Selfie at the Pont d'Avignon
Avignon is a beautiful and completely walled city. One can drive the perimeter of the old city with the ramparts on one side of the road and, on the northeast of the city, the Rhone on the other side. From 1309-1377, it was the seat of the Catholic Church. The Pope was French and just decided to stay at home. Home became a new Popes' Palace in town with a castle in the hills. Thus, we now have the famous Chateauneuf du Pape wines. More about that later.
We stopped in the Place l'Horloge (the ever present Old Town Place of the Clock [tower]) for a great lunch of duck. Our waiter was upbeat and friendly. As a side note, we have had nothing but pleasant and gracious encounters with all the French people. The characterization that the French are rude is completely wrong. After lunch we roamed the streets and came to the Popes' Palace. We've been inside before and wanted to spend our time outdoors. The exterior is ample delight for the eye. It is a remarkable International Gothic style building.
The Pont d'Avignon once served in the Middle Ages as access for the local bishop who refused to live in Avignon because of the dirt and lawlessness. Soon, though, the bridge became unsafe due to numerous floods. Today only 4 of the original 22 arches remain.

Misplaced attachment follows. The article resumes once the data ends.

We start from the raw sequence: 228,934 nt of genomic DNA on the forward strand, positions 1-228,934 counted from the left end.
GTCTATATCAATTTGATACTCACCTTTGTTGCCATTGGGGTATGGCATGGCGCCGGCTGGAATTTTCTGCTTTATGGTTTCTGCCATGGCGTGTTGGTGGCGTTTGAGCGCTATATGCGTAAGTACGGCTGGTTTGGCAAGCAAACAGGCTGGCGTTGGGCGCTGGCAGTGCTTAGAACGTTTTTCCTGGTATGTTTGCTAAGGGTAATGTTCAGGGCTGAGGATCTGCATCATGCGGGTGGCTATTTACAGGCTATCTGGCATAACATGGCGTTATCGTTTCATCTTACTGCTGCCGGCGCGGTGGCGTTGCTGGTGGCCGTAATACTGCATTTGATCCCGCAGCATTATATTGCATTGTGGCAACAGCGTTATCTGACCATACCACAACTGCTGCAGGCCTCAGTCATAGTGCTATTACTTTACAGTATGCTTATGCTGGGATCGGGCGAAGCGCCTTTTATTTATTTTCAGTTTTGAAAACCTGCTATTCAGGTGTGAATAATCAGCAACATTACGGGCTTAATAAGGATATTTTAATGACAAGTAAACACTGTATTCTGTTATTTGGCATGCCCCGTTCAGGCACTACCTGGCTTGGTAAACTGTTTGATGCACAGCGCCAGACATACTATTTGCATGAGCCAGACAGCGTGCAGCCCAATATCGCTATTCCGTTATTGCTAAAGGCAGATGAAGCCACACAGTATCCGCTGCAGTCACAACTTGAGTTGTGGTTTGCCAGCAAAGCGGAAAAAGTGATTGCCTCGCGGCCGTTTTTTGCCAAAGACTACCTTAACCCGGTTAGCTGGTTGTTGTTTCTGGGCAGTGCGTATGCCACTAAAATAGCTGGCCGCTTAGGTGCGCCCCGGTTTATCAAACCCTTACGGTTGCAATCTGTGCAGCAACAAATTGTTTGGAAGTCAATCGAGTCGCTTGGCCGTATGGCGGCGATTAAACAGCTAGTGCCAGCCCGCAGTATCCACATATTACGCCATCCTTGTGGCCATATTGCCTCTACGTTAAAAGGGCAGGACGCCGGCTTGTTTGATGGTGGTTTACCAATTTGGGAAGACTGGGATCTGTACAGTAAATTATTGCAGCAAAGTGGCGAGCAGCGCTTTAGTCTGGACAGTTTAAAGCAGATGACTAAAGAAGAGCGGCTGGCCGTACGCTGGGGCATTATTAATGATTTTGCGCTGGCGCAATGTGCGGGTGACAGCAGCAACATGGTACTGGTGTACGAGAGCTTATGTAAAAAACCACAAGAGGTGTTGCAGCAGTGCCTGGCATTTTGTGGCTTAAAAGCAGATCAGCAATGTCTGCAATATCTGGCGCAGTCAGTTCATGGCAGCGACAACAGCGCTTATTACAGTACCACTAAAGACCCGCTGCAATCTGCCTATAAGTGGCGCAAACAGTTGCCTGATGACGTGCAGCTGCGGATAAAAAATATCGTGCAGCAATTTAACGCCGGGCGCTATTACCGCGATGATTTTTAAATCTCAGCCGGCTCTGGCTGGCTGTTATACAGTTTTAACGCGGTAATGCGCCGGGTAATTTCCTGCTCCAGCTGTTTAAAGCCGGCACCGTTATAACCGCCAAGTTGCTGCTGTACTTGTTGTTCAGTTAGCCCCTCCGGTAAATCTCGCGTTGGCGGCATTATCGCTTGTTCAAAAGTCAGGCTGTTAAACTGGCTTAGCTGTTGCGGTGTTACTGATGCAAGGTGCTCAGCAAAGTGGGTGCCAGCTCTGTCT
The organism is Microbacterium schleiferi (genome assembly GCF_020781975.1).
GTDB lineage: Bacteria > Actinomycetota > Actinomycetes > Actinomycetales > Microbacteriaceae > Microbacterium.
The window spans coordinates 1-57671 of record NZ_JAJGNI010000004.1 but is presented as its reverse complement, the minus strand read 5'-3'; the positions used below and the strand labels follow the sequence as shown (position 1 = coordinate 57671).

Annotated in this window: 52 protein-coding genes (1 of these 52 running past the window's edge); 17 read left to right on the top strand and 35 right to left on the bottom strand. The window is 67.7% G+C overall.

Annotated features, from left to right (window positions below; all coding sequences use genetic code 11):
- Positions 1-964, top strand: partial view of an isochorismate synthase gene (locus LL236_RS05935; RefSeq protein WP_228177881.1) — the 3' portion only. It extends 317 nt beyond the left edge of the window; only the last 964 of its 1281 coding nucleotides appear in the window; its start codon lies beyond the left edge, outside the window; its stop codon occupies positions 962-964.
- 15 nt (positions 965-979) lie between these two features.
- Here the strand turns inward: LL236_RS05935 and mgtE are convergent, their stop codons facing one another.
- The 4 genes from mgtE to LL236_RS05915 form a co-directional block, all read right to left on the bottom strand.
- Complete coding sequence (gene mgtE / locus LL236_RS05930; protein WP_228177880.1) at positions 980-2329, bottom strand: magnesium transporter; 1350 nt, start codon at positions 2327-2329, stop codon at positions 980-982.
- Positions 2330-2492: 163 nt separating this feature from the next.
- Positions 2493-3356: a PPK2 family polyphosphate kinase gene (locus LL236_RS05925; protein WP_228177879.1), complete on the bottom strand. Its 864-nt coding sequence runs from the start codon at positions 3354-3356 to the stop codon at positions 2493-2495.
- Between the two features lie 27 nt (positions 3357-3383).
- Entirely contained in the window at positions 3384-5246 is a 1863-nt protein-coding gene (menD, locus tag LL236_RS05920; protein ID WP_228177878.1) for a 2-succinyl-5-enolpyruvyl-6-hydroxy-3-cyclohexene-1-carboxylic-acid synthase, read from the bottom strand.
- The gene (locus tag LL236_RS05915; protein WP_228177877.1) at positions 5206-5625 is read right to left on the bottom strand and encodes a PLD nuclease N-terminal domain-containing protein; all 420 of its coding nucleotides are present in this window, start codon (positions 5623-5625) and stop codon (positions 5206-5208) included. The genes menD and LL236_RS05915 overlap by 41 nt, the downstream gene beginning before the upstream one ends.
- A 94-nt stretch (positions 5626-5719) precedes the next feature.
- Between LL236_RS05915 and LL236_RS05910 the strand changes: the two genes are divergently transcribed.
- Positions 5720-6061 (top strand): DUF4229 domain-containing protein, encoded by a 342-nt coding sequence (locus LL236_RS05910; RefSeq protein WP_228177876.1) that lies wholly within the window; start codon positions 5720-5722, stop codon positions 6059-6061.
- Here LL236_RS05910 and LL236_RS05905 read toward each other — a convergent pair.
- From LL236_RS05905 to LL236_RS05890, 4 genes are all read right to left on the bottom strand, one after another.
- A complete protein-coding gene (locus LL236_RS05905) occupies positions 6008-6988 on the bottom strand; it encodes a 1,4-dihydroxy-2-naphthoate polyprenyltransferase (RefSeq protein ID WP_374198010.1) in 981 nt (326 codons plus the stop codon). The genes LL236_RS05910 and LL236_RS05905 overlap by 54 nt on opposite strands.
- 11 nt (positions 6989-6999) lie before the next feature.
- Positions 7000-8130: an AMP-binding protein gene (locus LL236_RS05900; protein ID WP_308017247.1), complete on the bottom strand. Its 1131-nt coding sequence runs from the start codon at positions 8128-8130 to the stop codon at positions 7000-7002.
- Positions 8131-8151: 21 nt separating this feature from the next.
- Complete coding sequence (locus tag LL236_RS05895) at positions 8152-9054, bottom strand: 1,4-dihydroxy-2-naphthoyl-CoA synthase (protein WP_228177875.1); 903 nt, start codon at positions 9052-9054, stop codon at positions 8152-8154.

Rhone Valley from the ruins of the Popes' Chateau
Chateauneuf-du-Pape is a village about 7 miles north of Avignon. The ruins of the Pope John XXII's castle dominates the top of the village hill. From there one gets a panoramic view of the Rhone Valley, the Rhone River and mountains. Almost all the land is planted with grapevines. The vineyards use small red stones to mulch around the vines, a unique sight to me. The wine is known as Chateauneuf-du-Pape. The region permits 13 different variety of grapes but the blend must be predominantly grenache. The yearly production is around 13 million bottles of which 95% is red and 5% white. Rose is not permitted. We had a tasting in the village and bought 2 bottles. Pictures of the beautiful Avignon and the Chateauneuf-du-Pape area at flickr.
A video of the valley is at YouTube.